The English language can be tricky. We have many pairs of words with similar meanings, e.g., “Each” and “Every,” “Some” and “Few,” and “Much” and “Many.” One pair that confuses many people is “In” and “On” when writing about when something happened.
Although I see native English speakers make this mistake, I most often see it from people whose native language is other than English. Native English speakers typically use these words correctly because they are accustomed to hearing them used correctly. Not so for people who didn’t grow up speaking English.
Let’s look at “in” and “on” and figure out which one to use.
Time can be divided into many types of time periods: months, years, days, hours, centuries, etc. Each time period has a beginning and an end. For example, if we write about the 20th century, we are writing about the time from January 1, 1900, to December 31, 1999. The century has a beginning and an end. If we write about the month of April, we are writing about the time beginning April 1 and ending April 30.
During a time period, something occurs. The time period begins prior to the event and ends after the event. The event doesn’t take up the entire time period. Rather than providing the exact date, we can refer to the time period. In these cases, we use the word “IN” to describe when the event occurred.
For example, let’s say the date of my birth was February 14, 1952. If I am writing about my birth, and I don’t want to give the exact date, I might refer only to the year. So, during the time period January 1, 1952, to December 31, 1952, I was born. The year began before my birth and ended after my birth.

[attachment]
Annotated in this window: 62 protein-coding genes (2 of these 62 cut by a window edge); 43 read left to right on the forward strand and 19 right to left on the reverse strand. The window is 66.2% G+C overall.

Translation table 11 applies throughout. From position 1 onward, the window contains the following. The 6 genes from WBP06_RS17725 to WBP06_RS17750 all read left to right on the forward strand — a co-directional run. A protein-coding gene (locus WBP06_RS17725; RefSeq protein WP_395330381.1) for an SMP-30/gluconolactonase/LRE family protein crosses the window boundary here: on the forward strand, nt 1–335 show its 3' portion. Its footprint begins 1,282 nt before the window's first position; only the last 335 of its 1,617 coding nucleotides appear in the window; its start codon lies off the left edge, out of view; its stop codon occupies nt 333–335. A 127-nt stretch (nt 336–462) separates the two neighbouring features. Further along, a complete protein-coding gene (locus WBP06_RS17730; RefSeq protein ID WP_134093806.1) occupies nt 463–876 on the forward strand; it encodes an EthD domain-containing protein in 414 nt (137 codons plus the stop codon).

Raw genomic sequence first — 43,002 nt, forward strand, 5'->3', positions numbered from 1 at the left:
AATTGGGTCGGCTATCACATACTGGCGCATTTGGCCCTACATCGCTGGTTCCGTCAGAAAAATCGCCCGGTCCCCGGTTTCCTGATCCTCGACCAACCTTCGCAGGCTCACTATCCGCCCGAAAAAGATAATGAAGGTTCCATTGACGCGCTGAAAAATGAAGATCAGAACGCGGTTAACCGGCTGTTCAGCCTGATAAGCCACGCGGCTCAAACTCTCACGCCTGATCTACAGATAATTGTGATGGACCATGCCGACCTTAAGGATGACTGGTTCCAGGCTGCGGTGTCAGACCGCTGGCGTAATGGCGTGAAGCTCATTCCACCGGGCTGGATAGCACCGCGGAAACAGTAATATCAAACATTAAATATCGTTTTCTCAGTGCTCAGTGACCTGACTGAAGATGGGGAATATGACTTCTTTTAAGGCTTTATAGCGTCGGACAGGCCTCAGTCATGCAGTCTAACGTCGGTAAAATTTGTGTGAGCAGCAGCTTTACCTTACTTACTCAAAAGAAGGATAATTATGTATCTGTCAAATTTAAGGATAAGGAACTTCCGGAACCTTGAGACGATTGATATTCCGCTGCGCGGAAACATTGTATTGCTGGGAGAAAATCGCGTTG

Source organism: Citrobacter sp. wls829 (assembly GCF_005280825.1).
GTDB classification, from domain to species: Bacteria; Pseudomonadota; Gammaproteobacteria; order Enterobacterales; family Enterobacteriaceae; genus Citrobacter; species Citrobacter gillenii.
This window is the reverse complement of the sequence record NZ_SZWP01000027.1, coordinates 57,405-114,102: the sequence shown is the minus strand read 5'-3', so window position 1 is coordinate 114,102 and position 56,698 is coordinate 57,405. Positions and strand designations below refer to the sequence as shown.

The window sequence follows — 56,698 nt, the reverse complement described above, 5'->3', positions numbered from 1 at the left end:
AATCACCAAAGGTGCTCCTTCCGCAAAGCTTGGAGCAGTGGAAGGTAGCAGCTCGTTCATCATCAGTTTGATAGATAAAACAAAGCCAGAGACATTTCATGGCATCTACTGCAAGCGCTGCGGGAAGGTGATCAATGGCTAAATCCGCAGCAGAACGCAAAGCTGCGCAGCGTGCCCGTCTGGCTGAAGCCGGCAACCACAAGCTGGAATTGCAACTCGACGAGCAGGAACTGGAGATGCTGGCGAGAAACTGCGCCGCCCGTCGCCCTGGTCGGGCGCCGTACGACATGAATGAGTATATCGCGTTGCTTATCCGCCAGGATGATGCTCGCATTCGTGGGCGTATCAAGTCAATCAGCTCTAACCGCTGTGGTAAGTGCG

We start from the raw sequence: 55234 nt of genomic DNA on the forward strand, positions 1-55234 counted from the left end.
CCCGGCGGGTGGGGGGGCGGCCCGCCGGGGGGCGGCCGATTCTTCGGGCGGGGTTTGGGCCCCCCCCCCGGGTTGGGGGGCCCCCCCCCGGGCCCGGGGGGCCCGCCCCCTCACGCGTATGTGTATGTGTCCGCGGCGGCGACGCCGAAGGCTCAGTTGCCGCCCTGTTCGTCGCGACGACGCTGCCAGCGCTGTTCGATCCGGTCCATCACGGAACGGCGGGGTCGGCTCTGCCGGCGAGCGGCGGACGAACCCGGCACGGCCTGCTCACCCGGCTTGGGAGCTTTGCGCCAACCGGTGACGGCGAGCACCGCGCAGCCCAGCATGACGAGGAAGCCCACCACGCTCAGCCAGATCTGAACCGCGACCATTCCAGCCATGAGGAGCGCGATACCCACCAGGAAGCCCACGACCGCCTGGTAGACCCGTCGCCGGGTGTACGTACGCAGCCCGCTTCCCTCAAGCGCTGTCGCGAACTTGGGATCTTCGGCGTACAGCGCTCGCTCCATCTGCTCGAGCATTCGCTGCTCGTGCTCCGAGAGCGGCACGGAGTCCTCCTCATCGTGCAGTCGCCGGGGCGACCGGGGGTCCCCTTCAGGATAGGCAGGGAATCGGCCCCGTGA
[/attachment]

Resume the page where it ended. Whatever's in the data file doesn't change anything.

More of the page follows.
In this case, I was born IN the year 1952. I’m not writing the specific date; instead, I am referring to the time period during which my birth occurred.
Here’s another example. February 14th is Valentine’s Day. However, if I am writing about Valentine’s Day and I don’t want to provide the exact date, I can write that Valentine’s Day occurs IN February. Valentine’s Day occurs during the time period called February, and I’m not providing the exact date, so I write “IN.”
Whereas “in” describes a time period, “on” provides the exact date. When we write “on,” we are not describing the time period during which the event occurs. Instead, we are communicating the specific date.
Using the examples above, I could write that I was born ON February 14, 1952. This is the specific date. Similarly, I could write that I was born on Valentine’s Day. This, too, refers to a specific day.
Now let’s look at the second example. When is Valentine’s Day? Valentine’s Day is February 14. That is the specific date ON which Valentine’s Day occurs. When we are writing about the date, we will use “ON,” as in Valentine’s Day is ON February 14.
The Main Difference
The main difference between “IN” and “ON” is this: “In” refers to a time period and is inexact. “ON” refers to a specific day and is exact.
Thus, I was born IN 1952, and I was born ON February 14, 1952.
A Joke to Help You Remember
Two men, Bob and John, were talking about all the things they have done in their lives. Bob asked John, “John, when was your birthday?”
John replied, “My birthday was ON December 12.”
“No,” said Bob. “I mean IN what year was your birthday.”
“IN every year!”
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